A typical heading of a Bahá’í will might read as follows (note that some of the following is optional to the particular testator):

Sample Clause:

[Symbol of God’s name in Persian Script]

The Most Great Name: Ya Baha’u’l-Abha

O Glory of the Most Glorious



[the following are mere suggestive language which each Bahá’í can add to his or her will or modify, or use other language in the context of testifying to the oneness of God]

I, Person’s Name, bear witness unto the oneness of God

in the Dayspring of his revelation.

I herein make mention of that which is praiseworthy, so that this will may be

a testimony for me in the kingdoms of Revelation and Creation and as a treasure with the Lord, the Supreme Protector, the Faithful.

I also bear witness that Thou has unsealed the choice Wine with fingers of might and power.

“Oh, Son of the Supreme:

I have made death a messenger of joy to thee.

Wherefore doest thou grieve?

I have made the light to shed on thee its splendor.

Why doest thou avail thyself therefrom?”



  • Intestacy.

            In the event that a Bahá’í fails to prepare a valid will, Bahá’í law provides specific guidelines within its religious text, the Kitab-i-Aqdas, regarding intestate inheritance.  For Bahá’ís, the religious distribution scheme is only relevant in the default of executing a valid secular will. There is no implication that the religious mandated distribution of an estate is a model to follow. In fact, the Bahá’í intestacy laws may have been enacted to address the historical problems Bahá’í faced when living under Islamic law with no secular distribution structure provided.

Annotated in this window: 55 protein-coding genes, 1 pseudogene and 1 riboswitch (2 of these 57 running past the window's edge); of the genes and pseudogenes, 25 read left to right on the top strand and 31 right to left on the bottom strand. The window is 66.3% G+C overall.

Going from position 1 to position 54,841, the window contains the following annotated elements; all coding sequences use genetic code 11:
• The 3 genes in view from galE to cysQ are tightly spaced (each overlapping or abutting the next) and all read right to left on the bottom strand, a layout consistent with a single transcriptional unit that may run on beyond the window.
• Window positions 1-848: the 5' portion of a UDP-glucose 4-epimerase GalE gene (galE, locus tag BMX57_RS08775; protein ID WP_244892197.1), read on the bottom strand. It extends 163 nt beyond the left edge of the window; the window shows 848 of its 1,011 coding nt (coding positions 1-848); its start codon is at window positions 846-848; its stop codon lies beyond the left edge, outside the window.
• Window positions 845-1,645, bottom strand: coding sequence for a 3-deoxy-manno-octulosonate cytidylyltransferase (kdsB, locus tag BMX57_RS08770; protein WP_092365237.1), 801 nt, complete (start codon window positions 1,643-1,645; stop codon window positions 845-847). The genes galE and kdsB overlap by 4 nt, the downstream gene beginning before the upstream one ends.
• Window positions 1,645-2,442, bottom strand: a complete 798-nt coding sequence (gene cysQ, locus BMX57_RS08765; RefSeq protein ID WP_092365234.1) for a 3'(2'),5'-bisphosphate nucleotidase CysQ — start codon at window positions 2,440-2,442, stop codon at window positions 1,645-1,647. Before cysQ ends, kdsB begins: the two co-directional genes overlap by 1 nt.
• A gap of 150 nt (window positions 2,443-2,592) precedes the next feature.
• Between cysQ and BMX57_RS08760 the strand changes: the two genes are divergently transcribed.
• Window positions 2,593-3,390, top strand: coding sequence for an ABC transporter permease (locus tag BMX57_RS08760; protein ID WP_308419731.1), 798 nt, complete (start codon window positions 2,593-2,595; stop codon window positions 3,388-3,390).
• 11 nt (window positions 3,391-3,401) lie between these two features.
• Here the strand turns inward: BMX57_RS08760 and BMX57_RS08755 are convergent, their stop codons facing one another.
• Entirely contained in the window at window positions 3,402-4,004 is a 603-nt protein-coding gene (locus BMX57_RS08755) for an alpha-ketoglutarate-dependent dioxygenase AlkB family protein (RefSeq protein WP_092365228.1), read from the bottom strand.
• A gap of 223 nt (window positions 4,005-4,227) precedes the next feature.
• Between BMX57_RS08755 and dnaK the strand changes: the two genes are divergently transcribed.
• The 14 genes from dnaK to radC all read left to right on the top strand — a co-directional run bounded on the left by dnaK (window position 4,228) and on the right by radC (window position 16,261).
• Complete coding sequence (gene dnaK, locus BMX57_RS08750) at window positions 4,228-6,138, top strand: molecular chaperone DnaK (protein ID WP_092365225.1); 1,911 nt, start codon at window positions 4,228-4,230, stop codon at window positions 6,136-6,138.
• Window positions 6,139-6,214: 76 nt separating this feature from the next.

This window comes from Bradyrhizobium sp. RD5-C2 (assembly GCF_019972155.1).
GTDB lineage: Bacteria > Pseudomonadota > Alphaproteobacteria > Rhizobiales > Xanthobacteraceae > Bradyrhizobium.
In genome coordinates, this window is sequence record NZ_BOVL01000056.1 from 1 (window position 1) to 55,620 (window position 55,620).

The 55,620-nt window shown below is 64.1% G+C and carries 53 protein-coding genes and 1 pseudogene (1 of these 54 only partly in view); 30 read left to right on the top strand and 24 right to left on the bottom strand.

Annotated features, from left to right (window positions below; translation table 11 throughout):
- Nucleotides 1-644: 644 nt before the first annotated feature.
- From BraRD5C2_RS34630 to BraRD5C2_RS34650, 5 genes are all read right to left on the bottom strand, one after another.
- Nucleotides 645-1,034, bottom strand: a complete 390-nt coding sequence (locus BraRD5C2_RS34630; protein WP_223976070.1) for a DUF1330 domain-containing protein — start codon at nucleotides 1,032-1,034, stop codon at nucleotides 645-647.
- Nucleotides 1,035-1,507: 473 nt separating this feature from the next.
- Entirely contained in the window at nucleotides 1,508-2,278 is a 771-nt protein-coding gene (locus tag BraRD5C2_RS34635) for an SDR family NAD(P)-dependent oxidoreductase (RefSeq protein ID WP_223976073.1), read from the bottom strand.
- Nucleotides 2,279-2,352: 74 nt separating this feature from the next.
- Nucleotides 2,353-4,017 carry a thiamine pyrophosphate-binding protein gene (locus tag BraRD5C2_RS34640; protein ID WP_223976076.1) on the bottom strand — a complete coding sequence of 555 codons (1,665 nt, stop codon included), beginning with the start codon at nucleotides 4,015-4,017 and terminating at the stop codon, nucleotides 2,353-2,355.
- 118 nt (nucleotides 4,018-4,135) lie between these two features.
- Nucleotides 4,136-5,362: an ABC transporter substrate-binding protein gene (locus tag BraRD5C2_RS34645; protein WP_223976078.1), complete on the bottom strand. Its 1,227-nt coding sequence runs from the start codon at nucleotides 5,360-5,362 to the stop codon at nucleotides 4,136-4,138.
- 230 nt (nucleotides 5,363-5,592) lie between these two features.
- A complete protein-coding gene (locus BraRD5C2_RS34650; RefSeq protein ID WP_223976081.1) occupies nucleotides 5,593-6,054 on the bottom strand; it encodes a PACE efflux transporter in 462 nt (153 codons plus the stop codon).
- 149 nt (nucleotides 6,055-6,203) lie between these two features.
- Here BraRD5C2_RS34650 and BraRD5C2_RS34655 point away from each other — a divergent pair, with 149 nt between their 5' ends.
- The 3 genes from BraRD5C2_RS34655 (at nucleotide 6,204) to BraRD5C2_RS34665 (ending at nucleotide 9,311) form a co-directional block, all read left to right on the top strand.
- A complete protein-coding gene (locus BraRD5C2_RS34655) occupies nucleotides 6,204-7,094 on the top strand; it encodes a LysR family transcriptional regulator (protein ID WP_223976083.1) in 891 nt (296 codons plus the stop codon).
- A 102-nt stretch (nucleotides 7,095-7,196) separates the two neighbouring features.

According to Bahá’í intestacy guidelines, a male heir will receive more than a female heir.  The eldest son is expected to receive his father’s house and clothing, as well as his share in the equally divided residuary estate.  The widow receives only 15% of the estate.  Additionally, the deceased son will pass his father’s inheritance on to his sons, but a deceased daughter’s share will be divided amongst the remaining heirs.  This male preference is viewed as necessary because it is expected for the males to take financial responsibility for the care of their female family members.

            In contrast with Islamic law, the Bahá’í model of inheritance is not viewed as the ideal.  Bahá’ís are not encouraged to draft their will based on these provisions.

  • Revocable Trusts.

            With the common use of revocable living trusts as will substitutes, may a revocable trust be used in lieu of a will? Regardless of the technical interpretations of this issue, given the historical context of the use of wills in Bahá’í history, at least a pour over will should be used that includes the language and addresses the concepts above. Further, the will, to comport with Bahá’í law, even if a trust is a valid substitute, should consider including dispositive provisions to apply in default of a pour-over. This would enable the will, even if it does nothing more than actually pour assets into a revocable trust, to comply with the requirements of Bahá’í law and tradition. Thus, even if a client can successfully re-title all assets to avoid probate, a will should be prepared. It appears that Bahá’í law mandates the writing of a will, not that the will must govern the distribution of property which may be accomplished in any manner the client wishes, or planning dictates (so long as the required charitable contribution to Huququ’llah is met).